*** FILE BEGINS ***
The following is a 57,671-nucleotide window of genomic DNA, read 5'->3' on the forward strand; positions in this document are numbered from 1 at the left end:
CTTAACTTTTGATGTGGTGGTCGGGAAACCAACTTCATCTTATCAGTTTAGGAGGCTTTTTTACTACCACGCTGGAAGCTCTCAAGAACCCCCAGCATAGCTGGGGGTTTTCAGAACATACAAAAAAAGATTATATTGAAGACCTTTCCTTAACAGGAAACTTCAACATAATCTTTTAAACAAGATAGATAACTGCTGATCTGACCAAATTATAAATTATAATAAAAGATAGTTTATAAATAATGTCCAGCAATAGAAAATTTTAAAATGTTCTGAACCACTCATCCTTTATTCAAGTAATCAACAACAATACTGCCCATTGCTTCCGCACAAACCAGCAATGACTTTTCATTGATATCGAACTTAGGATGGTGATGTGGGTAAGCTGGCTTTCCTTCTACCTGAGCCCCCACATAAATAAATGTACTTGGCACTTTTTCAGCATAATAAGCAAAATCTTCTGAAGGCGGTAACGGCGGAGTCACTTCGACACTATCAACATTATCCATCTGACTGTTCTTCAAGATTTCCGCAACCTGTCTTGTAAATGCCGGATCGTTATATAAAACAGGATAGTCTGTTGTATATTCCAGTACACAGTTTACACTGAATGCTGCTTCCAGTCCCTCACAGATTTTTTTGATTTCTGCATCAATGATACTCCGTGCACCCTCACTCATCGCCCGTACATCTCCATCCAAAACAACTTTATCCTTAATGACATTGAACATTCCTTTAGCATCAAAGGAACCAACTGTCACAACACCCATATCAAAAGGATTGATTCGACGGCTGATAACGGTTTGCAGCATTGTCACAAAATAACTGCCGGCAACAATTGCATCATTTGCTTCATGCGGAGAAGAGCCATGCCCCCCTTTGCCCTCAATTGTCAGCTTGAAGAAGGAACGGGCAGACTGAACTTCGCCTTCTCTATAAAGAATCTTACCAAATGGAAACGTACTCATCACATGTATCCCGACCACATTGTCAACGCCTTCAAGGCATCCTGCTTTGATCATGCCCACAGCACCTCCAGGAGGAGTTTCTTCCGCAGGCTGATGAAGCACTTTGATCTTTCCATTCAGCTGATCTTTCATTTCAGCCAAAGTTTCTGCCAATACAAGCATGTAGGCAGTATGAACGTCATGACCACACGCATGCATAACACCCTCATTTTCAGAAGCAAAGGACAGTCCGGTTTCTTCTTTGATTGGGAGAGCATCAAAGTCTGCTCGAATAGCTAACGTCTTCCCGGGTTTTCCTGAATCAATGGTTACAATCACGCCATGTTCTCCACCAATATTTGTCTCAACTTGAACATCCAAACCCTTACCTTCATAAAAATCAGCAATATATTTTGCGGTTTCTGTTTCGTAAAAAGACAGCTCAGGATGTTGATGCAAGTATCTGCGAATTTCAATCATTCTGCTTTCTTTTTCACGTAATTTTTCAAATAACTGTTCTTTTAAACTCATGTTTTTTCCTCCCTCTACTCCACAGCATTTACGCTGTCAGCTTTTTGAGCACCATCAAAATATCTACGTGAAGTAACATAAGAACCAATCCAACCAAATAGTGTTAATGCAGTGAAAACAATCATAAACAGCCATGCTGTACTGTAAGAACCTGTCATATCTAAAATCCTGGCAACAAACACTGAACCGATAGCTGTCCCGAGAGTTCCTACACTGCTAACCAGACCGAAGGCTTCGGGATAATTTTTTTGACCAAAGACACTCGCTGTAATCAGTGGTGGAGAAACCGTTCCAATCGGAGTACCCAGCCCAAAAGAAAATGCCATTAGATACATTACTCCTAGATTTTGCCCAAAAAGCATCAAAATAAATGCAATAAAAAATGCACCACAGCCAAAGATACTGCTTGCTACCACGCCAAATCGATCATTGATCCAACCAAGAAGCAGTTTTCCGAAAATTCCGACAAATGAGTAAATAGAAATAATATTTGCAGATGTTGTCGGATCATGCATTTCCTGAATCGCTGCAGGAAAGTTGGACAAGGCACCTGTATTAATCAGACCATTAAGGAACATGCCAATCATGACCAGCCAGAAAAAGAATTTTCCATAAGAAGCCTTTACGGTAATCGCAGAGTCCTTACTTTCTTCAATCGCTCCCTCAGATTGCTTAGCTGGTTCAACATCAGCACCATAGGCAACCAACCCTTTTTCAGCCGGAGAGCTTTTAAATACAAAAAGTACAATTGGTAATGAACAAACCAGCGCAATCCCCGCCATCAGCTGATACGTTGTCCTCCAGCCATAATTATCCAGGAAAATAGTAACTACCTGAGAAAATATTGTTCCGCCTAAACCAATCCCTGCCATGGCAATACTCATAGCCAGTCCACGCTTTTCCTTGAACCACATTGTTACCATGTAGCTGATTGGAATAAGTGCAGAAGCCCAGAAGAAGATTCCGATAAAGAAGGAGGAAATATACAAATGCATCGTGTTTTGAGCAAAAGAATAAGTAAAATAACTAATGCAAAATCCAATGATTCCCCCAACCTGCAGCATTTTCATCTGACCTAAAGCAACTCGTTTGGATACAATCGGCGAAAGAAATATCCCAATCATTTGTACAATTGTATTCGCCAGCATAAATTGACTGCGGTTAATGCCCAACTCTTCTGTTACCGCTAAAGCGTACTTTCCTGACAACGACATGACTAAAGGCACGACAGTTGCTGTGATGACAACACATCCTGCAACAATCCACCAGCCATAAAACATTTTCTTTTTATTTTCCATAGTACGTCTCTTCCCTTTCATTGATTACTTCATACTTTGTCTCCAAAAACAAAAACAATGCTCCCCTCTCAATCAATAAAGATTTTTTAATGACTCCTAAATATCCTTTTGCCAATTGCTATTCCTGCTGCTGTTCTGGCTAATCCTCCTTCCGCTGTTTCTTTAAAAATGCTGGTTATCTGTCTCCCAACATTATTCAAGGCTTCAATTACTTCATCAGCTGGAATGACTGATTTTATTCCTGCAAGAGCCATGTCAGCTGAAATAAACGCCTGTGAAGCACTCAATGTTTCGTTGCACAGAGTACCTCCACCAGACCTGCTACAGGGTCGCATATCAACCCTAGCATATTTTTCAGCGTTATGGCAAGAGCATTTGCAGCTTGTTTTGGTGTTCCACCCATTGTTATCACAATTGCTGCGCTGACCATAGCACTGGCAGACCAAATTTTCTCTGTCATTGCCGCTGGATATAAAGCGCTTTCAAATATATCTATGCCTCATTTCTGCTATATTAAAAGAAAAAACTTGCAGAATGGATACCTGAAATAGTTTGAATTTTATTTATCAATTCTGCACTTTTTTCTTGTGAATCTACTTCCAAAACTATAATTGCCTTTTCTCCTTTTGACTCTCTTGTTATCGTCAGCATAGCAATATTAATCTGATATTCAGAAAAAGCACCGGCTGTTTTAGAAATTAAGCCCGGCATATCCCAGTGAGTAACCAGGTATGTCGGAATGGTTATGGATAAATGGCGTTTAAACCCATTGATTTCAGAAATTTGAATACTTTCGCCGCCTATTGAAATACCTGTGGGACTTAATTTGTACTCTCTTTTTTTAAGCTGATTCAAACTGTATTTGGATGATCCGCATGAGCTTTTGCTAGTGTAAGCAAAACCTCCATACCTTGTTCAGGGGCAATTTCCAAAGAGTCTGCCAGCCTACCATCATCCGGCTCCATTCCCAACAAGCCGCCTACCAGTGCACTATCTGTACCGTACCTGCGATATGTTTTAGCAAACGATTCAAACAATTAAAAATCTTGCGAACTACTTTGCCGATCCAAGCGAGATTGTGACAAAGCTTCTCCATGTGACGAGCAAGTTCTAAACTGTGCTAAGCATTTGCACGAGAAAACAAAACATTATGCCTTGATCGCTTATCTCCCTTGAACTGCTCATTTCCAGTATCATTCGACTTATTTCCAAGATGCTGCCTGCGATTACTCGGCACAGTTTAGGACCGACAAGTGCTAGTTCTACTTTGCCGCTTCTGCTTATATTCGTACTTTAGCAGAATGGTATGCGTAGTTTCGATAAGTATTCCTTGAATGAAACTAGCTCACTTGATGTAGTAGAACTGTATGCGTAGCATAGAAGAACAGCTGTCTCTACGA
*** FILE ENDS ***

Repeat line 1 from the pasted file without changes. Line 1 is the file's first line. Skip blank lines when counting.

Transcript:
The following is a 57,671-nucleotide window of genomic DNA, read 5'->3' on the forward strand; positions in this document are numbered from 1 at the left end: